The restart of Canadian Pacific Railway service has been pushed back to at least Friday after legislation intended to end the strike by the Teamsters Canada Rail Conference stalled in the Canadian Senate, according to reports.
The Senate is expected today to hear witnesses before voting on the back-to-work legislation, setting the stage for a potential return to service on Friday, according to The Chronicle Herald. The eight-day strike hasn’t affected CP service in the U.S.
“I’m asking the Teamsters and CP Rail to return to work starting from now in 12 hours,” Labor Minister Lisa Raitt said Wednesday. “As soon as they can get back on the rails, I’m asking them to voluntarily return to work.”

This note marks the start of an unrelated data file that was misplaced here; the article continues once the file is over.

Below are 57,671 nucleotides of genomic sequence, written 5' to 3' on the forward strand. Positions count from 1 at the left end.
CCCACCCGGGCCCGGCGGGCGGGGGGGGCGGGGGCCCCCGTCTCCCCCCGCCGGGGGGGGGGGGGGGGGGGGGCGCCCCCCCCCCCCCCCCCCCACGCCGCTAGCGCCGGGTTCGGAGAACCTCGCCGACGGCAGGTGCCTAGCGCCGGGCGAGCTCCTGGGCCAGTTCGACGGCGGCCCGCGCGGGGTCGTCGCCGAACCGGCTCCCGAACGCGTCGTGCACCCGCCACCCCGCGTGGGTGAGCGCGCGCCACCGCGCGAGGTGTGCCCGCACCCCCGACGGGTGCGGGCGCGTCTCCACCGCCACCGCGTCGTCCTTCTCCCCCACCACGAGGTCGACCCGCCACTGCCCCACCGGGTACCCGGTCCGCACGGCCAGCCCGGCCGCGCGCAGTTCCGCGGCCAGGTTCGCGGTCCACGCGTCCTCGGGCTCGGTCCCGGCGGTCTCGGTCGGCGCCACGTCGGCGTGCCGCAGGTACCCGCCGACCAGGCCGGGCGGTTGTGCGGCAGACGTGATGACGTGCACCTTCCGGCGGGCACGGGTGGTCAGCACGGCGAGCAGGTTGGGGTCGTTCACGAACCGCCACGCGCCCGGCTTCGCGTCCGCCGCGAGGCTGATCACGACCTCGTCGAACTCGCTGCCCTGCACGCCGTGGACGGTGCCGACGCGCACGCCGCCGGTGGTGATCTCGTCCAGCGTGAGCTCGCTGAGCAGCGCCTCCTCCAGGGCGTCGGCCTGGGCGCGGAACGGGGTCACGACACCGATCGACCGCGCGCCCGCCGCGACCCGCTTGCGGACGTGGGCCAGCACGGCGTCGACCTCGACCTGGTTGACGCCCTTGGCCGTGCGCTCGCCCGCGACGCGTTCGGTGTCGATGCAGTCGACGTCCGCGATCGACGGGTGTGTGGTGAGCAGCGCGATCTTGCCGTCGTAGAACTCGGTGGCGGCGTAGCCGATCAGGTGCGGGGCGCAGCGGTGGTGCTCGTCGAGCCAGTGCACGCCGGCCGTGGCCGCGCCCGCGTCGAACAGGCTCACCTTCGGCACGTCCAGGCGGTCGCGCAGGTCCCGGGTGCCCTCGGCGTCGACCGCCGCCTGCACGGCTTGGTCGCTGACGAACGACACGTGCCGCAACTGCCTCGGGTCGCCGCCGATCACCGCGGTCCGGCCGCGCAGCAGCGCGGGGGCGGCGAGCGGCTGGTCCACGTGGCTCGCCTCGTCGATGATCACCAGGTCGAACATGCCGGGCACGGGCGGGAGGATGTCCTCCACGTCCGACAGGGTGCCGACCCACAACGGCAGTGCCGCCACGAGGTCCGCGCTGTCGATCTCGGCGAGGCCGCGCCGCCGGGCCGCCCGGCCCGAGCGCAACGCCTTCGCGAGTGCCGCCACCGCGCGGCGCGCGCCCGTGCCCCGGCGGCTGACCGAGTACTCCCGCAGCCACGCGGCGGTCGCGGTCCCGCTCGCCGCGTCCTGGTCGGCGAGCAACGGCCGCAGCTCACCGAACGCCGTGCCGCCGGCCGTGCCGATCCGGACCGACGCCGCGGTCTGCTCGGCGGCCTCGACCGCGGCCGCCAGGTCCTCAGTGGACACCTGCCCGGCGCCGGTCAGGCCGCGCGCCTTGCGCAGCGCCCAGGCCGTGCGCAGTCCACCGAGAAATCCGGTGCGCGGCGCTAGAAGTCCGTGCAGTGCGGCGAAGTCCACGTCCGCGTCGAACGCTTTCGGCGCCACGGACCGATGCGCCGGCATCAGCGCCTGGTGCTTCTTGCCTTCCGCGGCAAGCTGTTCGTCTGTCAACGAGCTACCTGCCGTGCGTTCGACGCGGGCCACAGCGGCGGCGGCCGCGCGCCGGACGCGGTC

The legislation aimed at ordering the 4,800 union engineers, conductors and rail traffic controllers back to work was fast-tracked, but the Senate, unlike the House of Commons, didn’t waive the requirement of 48 hours’ notice before debate could begin, according to Canada.com.
Raitt estimates that the strike costs the broader Canadian government roughly $540 million a week. The disagreement over the trimming of union pensions has crippled the movement of raw materials and goods and hurt container and bulk shipments out of Canadian ports.